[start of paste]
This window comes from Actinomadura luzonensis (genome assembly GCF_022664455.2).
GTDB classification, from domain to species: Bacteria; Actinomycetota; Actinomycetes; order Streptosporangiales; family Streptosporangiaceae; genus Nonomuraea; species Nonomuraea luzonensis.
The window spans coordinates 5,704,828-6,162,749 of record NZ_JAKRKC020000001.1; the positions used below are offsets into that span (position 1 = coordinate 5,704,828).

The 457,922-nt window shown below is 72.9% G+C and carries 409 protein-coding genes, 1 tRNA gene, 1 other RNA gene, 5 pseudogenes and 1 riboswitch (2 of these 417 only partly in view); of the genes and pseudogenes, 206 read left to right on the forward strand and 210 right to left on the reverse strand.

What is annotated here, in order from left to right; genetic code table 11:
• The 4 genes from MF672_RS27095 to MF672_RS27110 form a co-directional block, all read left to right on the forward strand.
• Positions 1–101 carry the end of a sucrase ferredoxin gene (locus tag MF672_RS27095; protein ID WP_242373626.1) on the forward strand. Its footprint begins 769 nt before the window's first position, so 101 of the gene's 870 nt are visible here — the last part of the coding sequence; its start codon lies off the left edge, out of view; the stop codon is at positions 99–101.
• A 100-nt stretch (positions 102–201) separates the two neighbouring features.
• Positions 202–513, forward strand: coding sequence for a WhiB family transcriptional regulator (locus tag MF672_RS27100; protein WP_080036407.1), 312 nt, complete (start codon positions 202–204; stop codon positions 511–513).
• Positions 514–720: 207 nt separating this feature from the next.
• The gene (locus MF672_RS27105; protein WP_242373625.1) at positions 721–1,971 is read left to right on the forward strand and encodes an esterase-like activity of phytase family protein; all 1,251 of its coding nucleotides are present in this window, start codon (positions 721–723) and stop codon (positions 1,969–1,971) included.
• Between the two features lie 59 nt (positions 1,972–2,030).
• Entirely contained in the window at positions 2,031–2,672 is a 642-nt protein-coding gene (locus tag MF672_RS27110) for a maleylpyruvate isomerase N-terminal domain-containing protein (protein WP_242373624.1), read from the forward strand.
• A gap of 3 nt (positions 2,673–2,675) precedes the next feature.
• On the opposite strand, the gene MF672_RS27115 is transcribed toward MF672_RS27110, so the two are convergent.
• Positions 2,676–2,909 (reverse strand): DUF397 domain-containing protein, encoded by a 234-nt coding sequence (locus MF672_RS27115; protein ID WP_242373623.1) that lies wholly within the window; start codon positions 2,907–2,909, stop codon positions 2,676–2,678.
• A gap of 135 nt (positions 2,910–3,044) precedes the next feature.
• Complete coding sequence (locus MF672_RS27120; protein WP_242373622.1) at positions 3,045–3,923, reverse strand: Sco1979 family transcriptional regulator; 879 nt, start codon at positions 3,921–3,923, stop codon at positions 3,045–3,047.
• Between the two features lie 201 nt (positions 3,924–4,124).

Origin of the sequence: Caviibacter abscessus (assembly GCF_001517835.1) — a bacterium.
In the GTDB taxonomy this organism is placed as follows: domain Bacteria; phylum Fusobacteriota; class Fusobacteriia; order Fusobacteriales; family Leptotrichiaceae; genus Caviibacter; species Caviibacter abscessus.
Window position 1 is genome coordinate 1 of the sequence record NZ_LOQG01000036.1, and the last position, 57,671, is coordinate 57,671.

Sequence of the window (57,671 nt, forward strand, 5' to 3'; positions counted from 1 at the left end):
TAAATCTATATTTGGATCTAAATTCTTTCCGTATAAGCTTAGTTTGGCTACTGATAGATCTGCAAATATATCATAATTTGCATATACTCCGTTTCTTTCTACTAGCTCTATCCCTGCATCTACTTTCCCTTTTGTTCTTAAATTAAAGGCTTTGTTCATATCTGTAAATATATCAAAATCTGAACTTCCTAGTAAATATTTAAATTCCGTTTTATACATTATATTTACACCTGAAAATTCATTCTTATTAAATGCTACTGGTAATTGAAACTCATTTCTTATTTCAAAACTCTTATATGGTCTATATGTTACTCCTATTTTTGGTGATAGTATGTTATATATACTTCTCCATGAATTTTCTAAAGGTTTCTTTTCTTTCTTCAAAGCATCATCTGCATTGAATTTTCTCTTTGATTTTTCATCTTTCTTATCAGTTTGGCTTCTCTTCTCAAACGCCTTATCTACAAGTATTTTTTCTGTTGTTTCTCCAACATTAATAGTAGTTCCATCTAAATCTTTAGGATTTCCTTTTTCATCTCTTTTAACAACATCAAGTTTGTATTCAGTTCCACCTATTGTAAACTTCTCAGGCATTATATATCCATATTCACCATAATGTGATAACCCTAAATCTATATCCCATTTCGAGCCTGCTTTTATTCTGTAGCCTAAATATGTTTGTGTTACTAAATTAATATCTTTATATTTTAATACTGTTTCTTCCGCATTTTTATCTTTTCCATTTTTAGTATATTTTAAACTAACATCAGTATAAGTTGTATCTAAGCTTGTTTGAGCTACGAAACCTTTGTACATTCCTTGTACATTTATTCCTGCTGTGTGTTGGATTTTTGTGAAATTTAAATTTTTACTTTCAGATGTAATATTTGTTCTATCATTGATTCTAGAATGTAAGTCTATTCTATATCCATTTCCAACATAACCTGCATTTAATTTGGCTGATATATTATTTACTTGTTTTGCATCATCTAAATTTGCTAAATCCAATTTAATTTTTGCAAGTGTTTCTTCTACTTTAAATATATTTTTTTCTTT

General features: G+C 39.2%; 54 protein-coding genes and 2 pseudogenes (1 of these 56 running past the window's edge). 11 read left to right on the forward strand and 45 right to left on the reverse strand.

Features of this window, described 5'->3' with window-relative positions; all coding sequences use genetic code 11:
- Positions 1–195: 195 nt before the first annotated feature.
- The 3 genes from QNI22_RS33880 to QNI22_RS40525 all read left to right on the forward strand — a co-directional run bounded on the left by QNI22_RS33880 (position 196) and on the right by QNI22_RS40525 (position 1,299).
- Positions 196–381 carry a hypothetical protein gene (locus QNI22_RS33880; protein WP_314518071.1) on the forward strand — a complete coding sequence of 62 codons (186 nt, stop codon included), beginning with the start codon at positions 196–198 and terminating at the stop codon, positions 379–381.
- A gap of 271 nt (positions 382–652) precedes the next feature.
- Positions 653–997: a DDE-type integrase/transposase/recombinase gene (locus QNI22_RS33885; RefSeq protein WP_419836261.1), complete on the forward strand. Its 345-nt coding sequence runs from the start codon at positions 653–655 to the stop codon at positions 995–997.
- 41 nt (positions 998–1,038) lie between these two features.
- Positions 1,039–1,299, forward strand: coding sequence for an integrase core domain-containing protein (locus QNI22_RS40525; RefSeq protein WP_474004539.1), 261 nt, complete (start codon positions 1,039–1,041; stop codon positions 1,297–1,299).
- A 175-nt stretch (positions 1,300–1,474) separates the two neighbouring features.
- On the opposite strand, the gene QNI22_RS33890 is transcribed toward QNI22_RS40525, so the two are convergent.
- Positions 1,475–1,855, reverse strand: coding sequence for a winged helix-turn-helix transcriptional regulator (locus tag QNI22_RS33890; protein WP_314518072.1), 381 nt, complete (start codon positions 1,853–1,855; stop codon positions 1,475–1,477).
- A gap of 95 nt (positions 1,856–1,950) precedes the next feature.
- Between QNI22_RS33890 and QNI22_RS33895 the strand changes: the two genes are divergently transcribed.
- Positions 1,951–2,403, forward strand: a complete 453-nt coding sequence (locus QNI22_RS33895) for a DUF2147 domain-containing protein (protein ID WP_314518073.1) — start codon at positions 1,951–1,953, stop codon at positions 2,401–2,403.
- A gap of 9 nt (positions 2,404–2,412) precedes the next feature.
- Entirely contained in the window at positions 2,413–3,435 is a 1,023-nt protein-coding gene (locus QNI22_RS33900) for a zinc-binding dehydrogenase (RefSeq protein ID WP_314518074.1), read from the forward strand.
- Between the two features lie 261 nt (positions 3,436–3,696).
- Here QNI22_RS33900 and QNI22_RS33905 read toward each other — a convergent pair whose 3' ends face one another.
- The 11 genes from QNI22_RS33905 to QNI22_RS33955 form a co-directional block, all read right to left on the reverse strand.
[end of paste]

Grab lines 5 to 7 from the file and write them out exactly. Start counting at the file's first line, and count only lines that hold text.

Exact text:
What is annotated here, in order from left to right; genetic code table 11:
• The 4 genes from MF672_RS27095 to MF672_RS27110 form a co-directional block, all read left to right on the forward strand.
• Positions 1–101 carry the end of a sucrase ferredoxin gene (locus tag MF672_RS27095; protein ID WP_242373626.1) on the forward strand. Its footprint begins 769 nt before the window's first position, so 101 of the gene's 870 nt are visible here — the last part of the coding sequence; its start codon lies off the left edge, out of view; the stop codon is at positions 99–101.